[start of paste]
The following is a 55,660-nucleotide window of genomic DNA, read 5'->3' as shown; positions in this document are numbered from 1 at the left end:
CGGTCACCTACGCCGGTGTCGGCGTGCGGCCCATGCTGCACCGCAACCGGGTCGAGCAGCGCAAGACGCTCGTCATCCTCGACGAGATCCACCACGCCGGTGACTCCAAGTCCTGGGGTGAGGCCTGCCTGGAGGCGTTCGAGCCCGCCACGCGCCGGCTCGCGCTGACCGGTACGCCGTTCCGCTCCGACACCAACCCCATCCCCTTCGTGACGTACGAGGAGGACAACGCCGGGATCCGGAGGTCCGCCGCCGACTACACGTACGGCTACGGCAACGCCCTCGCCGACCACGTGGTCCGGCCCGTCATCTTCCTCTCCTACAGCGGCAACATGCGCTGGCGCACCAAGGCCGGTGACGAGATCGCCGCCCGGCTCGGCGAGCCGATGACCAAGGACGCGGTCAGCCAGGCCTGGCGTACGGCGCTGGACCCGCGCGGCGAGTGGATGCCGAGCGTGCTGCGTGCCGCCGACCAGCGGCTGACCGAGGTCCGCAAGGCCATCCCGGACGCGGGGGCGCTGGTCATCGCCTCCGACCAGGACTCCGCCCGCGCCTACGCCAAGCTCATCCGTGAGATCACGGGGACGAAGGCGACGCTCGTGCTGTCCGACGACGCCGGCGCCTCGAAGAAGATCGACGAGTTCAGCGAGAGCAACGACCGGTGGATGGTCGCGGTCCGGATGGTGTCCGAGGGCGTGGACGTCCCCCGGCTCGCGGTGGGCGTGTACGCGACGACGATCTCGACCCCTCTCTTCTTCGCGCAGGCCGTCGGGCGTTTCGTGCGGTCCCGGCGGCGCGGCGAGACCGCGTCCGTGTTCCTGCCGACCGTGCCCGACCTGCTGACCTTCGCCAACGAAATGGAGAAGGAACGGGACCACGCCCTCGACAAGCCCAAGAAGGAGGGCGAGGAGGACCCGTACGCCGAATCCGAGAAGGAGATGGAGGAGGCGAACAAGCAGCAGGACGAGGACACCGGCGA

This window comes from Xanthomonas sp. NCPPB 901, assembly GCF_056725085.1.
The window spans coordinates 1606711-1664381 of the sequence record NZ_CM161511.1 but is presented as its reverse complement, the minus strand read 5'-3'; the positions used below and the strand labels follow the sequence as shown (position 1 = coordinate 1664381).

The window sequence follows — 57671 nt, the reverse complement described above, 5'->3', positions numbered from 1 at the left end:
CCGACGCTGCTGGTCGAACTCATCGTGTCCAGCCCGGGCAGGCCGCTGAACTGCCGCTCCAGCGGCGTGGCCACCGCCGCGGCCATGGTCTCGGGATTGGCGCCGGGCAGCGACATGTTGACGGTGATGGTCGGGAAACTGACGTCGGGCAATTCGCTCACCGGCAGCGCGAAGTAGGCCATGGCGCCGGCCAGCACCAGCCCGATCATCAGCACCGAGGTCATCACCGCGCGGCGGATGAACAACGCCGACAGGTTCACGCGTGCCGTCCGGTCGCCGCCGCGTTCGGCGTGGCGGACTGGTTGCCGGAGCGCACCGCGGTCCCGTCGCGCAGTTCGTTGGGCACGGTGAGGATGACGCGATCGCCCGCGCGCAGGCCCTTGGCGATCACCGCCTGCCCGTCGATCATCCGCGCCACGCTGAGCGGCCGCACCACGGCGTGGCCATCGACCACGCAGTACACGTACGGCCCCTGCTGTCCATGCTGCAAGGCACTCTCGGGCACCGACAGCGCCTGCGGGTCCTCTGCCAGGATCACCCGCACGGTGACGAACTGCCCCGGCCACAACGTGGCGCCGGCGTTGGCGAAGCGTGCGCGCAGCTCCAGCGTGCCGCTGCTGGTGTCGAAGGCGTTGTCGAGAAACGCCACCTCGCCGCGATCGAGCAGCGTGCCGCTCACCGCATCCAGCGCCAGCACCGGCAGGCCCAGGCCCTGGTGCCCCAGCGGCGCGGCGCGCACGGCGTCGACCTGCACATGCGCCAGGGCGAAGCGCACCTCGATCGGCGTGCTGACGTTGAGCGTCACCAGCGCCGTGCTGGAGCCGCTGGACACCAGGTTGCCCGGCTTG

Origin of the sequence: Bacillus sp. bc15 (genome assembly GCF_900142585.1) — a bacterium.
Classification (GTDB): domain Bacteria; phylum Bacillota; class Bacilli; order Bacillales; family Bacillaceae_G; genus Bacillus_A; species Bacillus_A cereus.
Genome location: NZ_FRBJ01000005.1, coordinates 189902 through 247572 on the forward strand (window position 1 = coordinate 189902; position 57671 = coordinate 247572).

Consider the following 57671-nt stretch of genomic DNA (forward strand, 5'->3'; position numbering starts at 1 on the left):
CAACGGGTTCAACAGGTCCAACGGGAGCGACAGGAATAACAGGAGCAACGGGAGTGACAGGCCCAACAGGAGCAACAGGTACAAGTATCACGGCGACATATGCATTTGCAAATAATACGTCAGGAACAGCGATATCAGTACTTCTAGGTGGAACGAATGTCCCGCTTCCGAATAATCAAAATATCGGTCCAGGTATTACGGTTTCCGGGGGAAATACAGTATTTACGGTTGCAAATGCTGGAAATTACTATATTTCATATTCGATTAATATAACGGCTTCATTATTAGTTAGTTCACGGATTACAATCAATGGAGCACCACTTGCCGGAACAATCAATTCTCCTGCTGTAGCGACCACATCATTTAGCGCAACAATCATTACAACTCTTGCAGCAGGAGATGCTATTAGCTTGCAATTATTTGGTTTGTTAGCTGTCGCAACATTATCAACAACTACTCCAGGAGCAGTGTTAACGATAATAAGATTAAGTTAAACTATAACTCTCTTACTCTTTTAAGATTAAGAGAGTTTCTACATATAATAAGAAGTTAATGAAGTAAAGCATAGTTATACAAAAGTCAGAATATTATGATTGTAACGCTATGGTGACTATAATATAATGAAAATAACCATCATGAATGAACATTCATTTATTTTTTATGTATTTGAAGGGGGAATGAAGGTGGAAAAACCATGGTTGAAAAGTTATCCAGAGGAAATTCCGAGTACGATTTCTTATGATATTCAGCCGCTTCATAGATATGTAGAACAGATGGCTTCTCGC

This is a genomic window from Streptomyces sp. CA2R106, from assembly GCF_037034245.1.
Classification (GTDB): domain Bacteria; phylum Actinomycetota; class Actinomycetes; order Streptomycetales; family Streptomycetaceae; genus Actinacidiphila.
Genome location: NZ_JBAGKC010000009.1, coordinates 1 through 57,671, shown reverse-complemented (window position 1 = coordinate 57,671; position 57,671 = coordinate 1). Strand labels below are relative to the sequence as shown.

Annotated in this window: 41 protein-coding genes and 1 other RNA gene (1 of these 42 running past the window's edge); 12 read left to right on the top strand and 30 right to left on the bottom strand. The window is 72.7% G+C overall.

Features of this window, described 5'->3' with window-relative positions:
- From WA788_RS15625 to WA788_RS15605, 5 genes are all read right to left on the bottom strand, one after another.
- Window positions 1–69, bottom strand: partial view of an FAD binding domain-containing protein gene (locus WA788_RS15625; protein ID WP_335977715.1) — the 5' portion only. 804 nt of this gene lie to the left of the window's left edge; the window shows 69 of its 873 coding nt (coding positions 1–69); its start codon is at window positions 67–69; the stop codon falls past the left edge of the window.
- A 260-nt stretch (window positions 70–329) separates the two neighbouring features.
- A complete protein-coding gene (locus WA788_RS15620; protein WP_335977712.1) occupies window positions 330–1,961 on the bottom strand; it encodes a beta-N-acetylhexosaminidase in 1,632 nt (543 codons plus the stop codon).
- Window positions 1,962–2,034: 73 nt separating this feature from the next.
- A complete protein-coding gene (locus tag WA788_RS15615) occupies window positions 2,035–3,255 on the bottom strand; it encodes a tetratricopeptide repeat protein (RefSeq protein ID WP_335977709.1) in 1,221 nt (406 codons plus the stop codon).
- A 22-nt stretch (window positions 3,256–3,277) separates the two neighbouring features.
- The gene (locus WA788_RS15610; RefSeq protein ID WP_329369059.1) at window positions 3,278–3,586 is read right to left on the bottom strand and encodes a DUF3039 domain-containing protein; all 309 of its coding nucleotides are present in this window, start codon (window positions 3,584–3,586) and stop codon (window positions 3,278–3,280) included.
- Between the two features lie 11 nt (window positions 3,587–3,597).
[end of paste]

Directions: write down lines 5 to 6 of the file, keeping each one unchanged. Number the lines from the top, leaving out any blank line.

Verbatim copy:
The window sequence follows — 57671 nt, the reverse complement described above, 5'->3', positions numbered from 1 at the left end:
CCGACGCTGCTGGTCGAACTCATCGTGTCCAGCCCGGGCAGGCCGCTGAACTGCCGCTCCAGCGGCGTGGCCACCGCCGCGGCCATGGTCTCGGGATTGGCGCCGGGCAGCGACATGTTGACGGTGATGGTCGGGAAACTGACGTCGGGCAATTCGCTCACCGGCAGCGCGAAGTAGGCCATGGCGCCGGCCAGCACCAGCCCGATCATCAGCACCGAGGTCATCACCGCGCGGCGGATGAACAACGCCGACAGGTTCACGCGTGCCGTCCGGTCGCCGCCGCGTTCGGCGTGGCGGACTGGTTGCCGGAGCGCACCGCGGTCCCGTCGCGCAGTTCGTTGGGCACGGTGAGGATGACGCGATCGCCCGCGCGCAGGCCCTTGGCGATCACCGCCTGCCCGTCGATCATCCGCGCCACGCTGAGCGGCCGCACCACGGCGTGGCCATCGACCACGCAGTACACGTACGGCCCCTGCTGTCCATGCTGCAAGGCACTCTCGGGCACCGACAGCGCCTGCGGGTCCTCTGCCAGGATCACCCGCACGGTGACGAACTGCCCCGGCCACAACGTGGCGCCGGCGTTGGCGAAGCGTGCGCGCAGCTCCAGCGTGCCGCTGCTGGTGTCGAAGGCGTTGTCGAGAAACGCCACCTCGCCGCGATCGAGCAGCGTGCCGCTCACCGCATCCAGCGCCAGCACCGGCAGGCCCAGGCCCTGGTGCCCCAGCGGCGCGGCGCGCACGGCGTCGACCTGCACATGCGCCAGGGCGAAGCGCACCTCGATCGGCGTGCTGACGTTGAGCGTCACCAGCGCCGTGCTGGAGCCGCTGGACACCAGGTTGCCCGGCTTG